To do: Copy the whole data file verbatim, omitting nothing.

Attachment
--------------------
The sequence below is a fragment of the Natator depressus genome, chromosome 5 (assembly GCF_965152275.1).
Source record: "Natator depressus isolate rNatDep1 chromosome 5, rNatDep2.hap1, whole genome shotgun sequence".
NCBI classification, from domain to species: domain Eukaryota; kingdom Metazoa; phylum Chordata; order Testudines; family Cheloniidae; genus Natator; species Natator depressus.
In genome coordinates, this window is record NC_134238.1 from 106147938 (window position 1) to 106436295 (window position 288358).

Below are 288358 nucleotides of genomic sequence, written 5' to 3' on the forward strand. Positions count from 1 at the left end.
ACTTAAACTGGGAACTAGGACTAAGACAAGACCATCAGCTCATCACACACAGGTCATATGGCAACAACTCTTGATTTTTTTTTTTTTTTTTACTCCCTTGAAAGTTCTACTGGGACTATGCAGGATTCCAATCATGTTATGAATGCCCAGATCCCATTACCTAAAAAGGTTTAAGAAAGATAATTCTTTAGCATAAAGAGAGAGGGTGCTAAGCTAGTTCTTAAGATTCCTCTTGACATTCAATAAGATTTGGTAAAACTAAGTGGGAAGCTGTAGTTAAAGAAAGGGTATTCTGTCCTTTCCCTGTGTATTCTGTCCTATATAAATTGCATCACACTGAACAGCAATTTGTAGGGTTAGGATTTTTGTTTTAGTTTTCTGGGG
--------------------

The sequence below is a fragment of the Natator depressus genome, chromosome 5 (assembly GCF_965152275.1).
Source record: "Natator depressus isolate rNatDep1 chromosome 5, rNatDep2.hap1, whole genome shotgun sequence".
NCBI classification, from domain to species: domain Eukaryota; kingdom Metazoa; phylum Chordata; order Testudines; family Cheloniidae; genus Natator; species Natator depressus.
In genome coordinates, this window is record NC_134238.1 from 106147938 (window position 1) to 106436295 (window position 288358).

Below are 288358 nucleotides of genomic sequence, written 5' to 3' on the forward strand. Positions count from 1 at the left end.
ACTTAAACTGGGAACTAGGACTAAGACAAGACCATCAGCTCATCACACACAGGTCATATGGCAACAACTCTTGATTTTTTTTTTTTTTTTTACTCCCTTGAAAGTTCTACTGGGACTATGCAGGATTCCAATCATGTTATGAATGCCCAGATCCCATTACCTAAAAAGGTTTAAGAAAGATAATTCTTTAGCATAAAGAGAGAGGGTGCTAAGCTAGTTCTTAAGATTCCTCTTGACATTCAATAAGATTTGGTAAAACTAAGTGGGAAGCTGTAGTTAAAGAAAGGGTATTCTGTCCTTTCCCTGTGTATTCTGTCCTATATAAATTGCATCACACTGAACAGCAATTTGTAGGGTTAGGATTTTTGTTTTAGTTTTCTGGGG